Have we lost ourselves?
Somewhere we live inside.
We want more than this world’s got to offer.
We want more than the wars of our fathers.
And everything inside screams for second life.”
Apparently it wasn’t just me who resonated with this song, as the song hit the top charts in North America in the year that it was released. I just found out that the songwriter, Jon Foreman, found some of its inspiration from a TS Eliot poem entitled, “The Hollow Men”.
The first stanza is as follows:
We are the hollow men
We are the stuffed men
Headpiece filled with straw. Alas!
Our dried voices, when
We whisper together
Are quiet and meaningless
As wind in dry grass
Or rats' feet over broken glass
In our dry cellar
Shape without form, shade without colour,
Paralysed force, gesture without motion;
This is the tragedy of apathy. Can we scale back far enough to see who we really are?
Consuming. Accumulating. Worrying. Engaged in a tug-of-war for more. Refuse to look the poor in the eye. Sometimes that includes ourselves when we stand face-to-face in the mirror. Flailing about in our own insecurities. Fixated on how we can improve our own little world.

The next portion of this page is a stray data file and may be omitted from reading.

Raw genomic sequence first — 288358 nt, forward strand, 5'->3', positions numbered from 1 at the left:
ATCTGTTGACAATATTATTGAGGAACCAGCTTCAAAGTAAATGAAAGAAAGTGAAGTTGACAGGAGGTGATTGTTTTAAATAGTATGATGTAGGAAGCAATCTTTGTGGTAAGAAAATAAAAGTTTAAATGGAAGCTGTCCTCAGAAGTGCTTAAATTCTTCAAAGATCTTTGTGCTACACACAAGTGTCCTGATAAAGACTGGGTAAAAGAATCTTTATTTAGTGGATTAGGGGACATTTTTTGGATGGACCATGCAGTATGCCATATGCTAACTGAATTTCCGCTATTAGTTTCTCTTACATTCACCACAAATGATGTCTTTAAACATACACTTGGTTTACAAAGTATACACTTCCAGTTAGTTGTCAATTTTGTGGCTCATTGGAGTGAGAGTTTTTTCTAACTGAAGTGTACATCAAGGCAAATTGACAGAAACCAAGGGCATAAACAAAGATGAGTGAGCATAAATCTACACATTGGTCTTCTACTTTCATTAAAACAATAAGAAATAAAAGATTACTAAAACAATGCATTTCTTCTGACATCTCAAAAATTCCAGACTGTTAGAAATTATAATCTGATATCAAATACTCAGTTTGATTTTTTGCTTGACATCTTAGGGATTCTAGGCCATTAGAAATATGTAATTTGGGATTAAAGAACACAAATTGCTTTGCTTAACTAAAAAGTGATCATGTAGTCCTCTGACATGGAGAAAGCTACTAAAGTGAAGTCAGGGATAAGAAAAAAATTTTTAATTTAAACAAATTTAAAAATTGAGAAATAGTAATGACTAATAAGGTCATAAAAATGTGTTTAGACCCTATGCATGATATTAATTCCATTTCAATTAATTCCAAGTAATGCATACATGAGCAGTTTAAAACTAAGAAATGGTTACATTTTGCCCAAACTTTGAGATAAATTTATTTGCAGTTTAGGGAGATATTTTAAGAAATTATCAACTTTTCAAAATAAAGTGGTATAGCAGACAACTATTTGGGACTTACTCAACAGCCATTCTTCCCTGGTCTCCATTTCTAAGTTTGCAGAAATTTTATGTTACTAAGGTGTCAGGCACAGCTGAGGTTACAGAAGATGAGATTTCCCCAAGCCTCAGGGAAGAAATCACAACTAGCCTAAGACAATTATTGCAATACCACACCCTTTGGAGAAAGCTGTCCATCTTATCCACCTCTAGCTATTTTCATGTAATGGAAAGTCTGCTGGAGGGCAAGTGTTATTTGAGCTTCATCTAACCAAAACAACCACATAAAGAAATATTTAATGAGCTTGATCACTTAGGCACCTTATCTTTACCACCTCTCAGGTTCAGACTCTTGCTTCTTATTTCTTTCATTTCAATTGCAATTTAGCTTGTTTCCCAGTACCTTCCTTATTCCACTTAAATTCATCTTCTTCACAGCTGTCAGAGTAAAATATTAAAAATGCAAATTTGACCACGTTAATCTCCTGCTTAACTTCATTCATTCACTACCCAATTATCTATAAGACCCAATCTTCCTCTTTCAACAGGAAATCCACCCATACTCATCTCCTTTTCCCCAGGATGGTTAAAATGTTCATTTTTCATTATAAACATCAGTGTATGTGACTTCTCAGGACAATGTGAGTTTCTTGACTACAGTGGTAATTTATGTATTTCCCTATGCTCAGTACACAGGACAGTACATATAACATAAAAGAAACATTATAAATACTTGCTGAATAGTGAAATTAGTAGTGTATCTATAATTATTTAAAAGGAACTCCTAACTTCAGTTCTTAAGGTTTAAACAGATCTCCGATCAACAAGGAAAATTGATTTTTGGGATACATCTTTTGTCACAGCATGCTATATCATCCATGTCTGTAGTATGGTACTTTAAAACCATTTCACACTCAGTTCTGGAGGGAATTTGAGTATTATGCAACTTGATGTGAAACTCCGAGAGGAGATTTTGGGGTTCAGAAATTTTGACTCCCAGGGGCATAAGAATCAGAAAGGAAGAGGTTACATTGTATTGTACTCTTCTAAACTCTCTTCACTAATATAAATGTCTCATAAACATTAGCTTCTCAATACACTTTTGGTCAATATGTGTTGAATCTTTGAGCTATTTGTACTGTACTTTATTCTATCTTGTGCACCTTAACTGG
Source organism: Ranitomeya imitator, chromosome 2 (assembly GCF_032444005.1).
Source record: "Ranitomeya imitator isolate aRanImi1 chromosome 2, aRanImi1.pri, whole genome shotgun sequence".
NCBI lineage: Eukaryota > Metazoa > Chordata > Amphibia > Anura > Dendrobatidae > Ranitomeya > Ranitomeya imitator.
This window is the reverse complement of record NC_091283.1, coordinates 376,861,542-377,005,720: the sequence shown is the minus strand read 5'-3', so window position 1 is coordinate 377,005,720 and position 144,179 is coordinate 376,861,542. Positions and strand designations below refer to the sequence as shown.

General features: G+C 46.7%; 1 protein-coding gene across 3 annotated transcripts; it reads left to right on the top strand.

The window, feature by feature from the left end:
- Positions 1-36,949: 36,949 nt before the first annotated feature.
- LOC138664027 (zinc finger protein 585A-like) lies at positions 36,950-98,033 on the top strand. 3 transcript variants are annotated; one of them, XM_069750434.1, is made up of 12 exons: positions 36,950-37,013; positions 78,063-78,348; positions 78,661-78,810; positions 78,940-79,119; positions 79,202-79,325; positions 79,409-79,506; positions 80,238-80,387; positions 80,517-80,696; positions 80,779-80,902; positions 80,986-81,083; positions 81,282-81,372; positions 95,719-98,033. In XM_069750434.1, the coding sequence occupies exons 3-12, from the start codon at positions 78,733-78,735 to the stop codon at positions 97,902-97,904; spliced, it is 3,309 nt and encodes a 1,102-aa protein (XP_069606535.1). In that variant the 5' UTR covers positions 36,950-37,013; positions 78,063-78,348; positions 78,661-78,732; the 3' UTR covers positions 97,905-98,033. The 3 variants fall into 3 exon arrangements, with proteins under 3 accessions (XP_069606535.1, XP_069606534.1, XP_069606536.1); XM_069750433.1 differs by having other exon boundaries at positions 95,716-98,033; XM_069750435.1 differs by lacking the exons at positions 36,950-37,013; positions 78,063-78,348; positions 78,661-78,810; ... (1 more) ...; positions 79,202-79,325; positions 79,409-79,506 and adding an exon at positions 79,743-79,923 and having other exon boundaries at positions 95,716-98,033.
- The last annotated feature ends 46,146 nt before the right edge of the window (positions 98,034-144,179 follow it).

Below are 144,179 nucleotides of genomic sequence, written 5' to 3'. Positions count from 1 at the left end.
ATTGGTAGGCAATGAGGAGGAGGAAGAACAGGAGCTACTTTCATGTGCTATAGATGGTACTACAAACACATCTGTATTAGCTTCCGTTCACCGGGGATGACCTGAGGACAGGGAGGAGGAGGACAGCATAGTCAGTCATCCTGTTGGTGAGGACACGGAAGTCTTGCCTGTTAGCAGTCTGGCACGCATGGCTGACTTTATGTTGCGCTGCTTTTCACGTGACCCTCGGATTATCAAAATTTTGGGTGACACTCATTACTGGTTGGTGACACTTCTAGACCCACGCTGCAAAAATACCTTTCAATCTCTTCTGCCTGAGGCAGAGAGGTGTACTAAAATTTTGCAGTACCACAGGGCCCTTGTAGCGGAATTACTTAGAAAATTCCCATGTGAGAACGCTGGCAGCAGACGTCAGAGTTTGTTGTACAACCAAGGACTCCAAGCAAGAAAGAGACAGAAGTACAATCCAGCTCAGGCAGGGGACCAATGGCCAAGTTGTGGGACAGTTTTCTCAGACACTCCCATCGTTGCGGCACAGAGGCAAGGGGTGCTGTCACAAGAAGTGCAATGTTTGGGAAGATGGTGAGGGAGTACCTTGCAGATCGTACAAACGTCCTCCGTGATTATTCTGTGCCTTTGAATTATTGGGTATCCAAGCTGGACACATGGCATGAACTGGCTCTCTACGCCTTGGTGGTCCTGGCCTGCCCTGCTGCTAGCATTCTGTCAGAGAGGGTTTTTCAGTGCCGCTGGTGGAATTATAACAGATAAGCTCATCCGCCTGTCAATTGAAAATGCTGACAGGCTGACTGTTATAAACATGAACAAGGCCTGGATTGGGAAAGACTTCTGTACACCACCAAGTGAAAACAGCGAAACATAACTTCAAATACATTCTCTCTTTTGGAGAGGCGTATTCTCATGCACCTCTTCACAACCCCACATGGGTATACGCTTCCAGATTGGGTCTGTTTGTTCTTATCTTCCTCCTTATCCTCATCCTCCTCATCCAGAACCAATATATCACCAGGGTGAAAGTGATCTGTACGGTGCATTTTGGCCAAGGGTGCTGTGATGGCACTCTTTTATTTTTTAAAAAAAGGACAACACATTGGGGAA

And doesn’t something inside of us scream for more than that? T.S. Eliot spoke of the “stuffed men” – those without conviction, courage or sacrifice. His poem ends with these lines:
This is the way the world ends
Not with a bang but a whimper.
This is not the way that it has to be. I know it to be true and I believe that we are in the dawning hours of a movement of those committed to something greater than themselves. Something within us longs to have the courage that shifts culture.
It begins today with small choices of servanthood, of truth-telling, and of generosity.
And if you want to follow in the footsteps of Jesus Christ, the greatest revolutionist of all, it will also include choices that will mark you as a radical.
Jesus is celebrated as a messenger of love, but He was undoubtedly also a messenger of non-conformity.